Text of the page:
OP-ED: It is Time to Take a Pause on Apartments in Framingham

By Noval Alexander

FRAMINGHAM – Two topics always come up when I talk to residents of District 5:

1) how do we solve the increasing traffic problem?

2) why are so many new apartments being built Framingham? 

Nearly 2000 apartments are due to come online within the next 12 months in a city of about 70,000 residents. That’s a very considerable increase. I’m hearing from residents who are seriously concerned about the impacts that all these new residents would have on our city and its resources.

It’s time for Framingham to place a temporary moratorium on all new apartments to give the Council, working with the Mayor, the time they need to determine how these all new structures play into our long term planning.

Managed growth is generally desirable, but we need to assess how all this growth will affect our environment and schools, how to address the inevitable increase in traffic, how to fix our recycling program, and how to ensure we will have enough resources for city services. 

To be clear, I am not anti-apartment, and this moratorium would not be a ban on apartments. In fact, we need to do more to encourage diversification of our housing stock to enable our seniors to downsize and stay in town, and to encourage young families to move in. These are policies that would allow Framingham to be a dynamic city that’s consistent with the vision that I and many others have for it. We just need to take a collective breath and figure out what we want Framingham to look like in the years ahead. 

Marlborough issued a six-month moratorium in 2017, which gave them the time to thoughtfully assess development decisions and to complete ongoing studies. Their moratorium has allowed them to make informed decisions in the best interests of the city and each of its neighborhoods. City officials analyzed existing housing options, looked at demand and determined how more housing will affect city services like education, public safety, and water and sewer.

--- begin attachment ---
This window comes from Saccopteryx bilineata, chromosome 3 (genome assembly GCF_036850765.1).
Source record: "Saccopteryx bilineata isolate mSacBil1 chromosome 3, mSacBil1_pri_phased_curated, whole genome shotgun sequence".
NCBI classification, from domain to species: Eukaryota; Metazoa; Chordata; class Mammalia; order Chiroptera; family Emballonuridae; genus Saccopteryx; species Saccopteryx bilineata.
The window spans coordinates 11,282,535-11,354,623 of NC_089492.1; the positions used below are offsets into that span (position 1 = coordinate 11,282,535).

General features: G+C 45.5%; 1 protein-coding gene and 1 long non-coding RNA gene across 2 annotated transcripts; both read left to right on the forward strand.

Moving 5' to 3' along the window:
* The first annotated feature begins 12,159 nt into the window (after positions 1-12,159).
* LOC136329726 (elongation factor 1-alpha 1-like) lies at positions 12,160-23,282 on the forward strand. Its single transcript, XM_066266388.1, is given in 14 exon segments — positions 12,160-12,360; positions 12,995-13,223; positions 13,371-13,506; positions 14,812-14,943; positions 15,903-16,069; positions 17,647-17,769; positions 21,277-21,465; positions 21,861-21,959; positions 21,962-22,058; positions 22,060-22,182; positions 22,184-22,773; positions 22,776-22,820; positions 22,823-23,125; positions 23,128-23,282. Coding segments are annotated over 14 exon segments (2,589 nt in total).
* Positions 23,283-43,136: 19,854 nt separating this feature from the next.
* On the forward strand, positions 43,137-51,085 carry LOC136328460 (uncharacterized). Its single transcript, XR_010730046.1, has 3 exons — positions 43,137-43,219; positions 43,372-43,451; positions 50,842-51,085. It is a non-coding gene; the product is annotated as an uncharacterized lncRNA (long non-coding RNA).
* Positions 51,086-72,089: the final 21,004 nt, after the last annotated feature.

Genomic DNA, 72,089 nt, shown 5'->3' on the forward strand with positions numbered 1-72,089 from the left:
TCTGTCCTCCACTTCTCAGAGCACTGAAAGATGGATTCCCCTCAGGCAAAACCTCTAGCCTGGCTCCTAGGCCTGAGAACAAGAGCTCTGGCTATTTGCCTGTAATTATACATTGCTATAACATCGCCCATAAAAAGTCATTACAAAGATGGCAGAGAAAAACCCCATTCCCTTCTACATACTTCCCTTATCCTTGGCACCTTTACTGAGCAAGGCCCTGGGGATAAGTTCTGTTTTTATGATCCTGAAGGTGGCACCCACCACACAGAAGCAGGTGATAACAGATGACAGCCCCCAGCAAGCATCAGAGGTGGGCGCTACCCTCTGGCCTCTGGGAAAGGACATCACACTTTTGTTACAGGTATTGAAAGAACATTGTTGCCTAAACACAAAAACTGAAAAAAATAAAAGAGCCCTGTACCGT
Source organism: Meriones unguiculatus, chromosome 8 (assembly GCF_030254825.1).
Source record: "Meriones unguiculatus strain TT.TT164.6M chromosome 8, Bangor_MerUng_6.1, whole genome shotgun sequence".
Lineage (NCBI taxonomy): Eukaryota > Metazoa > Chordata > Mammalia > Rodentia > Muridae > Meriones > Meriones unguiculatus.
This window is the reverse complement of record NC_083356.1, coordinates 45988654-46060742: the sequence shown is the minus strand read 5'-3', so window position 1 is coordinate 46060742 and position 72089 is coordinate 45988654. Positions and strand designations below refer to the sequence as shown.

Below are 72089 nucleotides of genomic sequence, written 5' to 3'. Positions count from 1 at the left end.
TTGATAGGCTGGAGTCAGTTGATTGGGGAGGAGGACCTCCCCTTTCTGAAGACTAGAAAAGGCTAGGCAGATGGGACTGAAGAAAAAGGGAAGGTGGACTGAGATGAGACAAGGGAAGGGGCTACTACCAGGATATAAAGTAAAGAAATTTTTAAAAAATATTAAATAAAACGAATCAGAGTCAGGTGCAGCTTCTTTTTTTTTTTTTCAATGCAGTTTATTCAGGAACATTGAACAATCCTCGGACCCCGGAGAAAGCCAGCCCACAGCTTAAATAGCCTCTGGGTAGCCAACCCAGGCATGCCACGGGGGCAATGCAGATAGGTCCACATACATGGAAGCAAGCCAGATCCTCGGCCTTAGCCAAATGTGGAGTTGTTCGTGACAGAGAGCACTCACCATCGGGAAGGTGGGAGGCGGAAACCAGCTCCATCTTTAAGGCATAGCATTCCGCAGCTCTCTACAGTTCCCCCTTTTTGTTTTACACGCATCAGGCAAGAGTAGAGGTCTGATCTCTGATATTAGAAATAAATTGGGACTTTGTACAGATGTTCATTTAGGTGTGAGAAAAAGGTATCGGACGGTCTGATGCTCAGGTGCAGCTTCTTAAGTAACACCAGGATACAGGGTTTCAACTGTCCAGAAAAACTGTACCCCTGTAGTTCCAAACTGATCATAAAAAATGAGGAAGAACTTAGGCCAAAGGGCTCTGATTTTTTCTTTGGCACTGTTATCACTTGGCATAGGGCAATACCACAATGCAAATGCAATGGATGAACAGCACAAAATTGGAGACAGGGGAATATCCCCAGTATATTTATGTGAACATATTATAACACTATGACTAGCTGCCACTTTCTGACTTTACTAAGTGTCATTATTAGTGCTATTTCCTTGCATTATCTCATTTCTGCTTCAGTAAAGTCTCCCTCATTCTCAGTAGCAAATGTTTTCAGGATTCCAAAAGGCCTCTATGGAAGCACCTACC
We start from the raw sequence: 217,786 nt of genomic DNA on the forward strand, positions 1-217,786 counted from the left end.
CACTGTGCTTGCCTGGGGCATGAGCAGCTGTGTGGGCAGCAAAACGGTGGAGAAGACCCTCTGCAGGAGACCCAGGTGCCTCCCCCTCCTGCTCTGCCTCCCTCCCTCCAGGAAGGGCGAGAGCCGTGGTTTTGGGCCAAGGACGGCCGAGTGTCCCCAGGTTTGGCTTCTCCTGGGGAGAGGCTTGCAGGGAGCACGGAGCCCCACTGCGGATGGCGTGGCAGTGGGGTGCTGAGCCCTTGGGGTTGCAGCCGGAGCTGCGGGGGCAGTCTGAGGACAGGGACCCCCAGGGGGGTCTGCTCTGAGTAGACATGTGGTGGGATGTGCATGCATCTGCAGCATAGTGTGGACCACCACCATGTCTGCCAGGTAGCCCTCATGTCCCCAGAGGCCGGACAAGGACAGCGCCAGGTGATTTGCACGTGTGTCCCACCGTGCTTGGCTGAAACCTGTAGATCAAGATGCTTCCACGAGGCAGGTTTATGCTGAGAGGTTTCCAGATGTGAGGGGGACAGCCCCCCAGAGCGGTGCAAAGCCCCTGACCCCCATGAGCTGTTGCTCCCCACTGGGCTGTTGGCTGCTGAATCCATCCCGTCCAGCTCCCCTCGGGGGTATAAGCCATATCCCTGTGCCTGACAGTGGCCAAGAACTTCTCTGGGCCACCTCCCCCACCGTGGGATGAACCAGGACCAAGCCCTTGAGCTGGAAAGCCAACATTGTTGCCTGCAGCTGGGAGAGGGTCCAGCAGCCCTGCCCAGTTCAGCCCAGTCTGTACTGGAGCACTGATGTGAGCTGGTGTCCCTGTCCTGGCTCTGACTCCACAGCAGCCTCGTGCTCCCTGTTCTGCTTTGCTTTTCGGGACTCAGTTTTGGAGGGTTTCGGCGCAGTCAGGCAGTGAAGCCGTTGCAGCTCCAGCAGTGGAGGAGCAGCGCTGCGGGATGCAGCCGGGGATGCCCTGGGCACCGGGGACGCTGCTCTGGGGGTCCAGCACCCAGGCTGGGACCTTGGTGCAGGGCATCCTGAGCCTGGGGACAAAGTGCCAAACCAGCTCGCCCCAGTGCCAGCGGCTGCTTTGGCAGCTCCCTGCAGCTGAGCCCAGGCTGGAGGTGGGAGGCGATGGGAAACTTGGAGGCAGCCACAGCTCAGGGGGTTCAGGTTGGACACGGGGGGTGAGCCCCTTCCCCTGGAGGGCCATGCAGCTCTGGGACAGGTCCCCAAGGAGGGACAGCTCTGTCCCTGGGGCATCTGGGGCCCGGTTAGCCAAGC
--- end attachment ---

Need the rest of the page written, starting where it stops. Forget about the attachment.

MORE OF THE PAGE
Under our charter, the Mayor must publish a 10-year strategic plan for Framingham in 2020. Unfortunately, our city’s Strategic Initiatives and Financial Oversight Committee (SIFOC) — that’s the committee that’s supposed to consult with the Mayor on this plan — has barely begun their work.

Let’s face it: Framingham hasn’t had a strong history of planning for the future, which is probably a legacy of our old town meeting form of government.

We have been more reactionary than visionary. A city our size simply cannot maintain this sort of status quo: now is the time for vision and action. 

To make a stronger Framingham for the future, we need to take a pause on new apartment development. As the city council member for District 5, I would be eager to work with the Mayor to craft a vision for the future and address our housing needs in a thoughtful way that takes all neighborhoods into account. 

Noval Alexander, the current elected School Committee member for District 5, is a candidate for District 5 Councilor.

Framingham Source Editor Susan Petroni

Susan Petroni Framingham Source Editor Email: editor@FraminghamSource.com Phone: 508-315-7176

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